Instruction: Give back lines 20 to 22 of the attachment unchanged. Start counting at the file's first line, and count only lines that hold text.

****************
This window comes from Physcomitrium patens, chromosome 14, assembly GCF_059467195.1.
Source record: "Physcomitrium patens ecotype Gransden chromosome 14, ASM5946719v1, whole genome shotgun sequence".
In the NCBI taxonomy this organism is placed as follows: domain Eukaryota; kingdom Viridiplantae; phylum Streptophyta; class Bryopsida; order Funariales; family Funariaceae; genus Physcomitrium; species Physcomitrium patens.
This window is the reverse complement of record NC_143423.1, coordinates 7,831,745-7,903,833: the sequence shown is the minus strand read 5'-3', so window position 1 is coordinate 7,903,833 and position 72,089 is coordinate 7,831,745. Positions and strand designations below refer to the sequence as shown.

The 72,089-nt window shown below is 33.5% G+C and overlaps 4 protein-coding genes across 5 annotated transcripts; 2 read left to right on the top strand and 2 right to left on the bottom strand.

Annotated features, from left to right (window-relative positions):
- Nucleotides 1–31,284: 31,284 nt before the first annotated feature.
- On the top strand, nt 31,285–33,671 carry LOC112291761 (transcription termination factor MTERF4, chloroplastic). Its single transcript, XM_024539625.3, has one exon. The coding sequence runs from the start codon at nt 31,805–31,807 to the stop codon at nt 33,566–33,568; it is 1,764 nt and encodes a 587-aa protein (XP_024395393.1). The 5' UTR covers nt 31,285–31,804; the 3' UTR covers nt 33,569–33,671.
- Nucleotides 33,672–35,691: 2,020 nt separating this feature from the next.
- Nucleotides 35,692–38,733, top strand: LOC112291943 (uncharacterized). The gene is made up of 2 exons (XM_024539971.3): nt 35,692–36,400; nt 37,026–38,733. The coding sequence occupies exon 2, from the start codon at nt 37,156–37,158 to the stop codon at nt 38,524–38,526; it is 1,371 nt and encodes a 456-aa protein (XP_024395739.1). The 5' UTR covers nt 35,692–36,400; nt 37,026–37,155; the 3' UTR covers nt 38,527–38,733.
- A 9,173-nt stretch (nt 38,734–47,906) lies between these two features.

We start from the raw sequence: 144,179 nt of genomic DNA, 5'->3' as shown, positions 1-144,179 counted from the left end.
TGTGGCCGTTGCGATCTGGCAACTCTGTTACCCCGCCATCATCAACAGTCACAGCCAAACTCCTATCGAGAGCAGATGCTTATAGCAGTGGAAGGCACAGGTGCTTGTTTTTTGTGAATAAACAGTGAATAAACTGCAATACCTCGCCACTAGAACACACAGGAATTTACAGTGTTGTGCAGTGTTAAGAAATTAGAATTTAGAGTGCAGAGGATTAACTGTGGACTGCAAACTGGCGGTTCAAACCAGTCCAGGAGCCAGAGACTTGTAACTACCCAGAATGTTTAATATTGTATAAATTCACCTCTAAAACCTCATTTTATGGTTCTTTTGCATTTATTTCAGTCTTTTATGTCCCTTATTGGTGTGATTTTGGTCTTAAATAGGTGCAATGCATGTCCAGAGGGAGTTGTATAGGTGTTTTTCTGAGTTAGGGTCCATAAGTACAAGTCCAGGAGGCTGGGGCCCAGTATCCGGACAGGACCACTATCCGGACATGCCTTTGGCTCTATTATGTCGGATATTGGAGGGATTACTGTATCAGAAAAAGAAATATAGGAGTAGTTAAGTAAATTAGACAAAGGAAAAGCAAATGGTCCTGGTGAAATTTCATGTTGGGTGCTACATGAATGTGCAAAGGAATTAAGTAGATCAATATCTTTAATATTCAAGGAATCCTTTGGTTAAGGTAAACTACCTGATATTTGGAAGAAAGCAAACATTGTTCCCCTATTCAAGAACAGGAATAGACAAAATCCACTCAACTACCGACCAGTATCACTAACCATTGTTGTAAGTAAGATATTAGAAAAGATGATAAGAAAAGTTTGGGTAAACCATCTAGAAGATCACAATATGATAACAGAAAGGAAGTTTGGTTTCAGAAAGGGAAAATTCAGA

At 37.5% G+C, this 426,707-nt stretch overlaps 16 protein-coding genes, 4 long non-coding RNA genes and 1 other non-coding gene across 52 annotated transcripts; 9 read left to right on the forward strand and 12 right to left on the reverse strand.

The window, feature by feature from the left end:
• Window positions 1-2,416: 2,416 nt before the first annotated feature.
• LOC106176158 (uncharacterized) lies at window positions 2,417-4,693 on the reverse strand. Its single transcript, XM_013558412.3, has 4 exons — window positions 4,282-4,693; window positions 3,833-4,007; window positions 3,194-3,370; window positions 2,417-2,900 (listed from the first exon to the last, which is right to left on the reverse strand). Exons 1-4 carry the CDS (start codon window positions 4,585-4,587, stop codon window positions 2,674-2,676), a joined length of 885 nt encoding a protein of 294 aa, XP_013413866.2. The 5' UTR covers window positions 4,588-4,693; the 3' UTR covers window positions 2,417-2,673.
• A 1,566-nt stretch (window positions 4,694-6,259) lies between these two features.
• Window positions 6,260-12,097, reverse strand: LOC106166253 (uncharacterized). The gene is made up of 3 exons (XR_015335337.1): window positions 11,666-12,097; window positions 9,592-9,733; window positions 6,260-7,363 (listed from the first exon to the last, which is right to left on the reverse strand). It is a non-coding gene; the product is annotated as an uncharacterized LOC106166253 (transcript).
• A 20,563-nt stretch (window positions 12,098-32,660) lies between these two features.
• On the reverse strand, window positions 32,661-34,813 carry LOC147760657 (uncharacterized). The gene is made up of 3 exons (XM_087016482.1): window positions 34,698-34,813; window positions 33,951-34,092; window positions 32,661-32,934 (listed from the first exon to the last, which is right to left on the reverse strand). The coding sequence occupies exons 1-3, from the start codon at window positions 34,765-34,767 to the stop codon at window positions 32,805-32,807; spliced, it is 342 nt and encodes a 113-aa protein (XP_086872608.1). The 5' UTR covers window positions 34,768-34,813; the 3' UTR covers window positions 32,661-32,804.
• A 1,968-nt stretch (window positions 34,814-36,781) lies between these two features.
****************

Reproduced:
• A 20,563-nt stretch (window positions 12,098-32,660) lies between these two features.
• On the reverse strand, window positions 32,661-34,813 carry LOC147760657 (uncharacterized). The gene is made up of 3 exons (XM_087016482.1): window positions 34,698-34,813; window positions 33,951-34,092; window positions 32,661-32,934 (listed from the first exon to the last, which is right to left on the reverse strand). The coding sequence occupies exons 1-3, from the start codon at window positions 34,765-34,767 to the stop codon at window positions 32,805-32,807; spliced, it is 342 nt and encodes a 113-aa protein (XP_086872608.1). The 5' UTR covers window positions 34,768-34,813; the 3' UTR covers window positions 32,661-32,804.
• A 1,968-nt stretch (window positions 34,814-36,781) lies between these two features.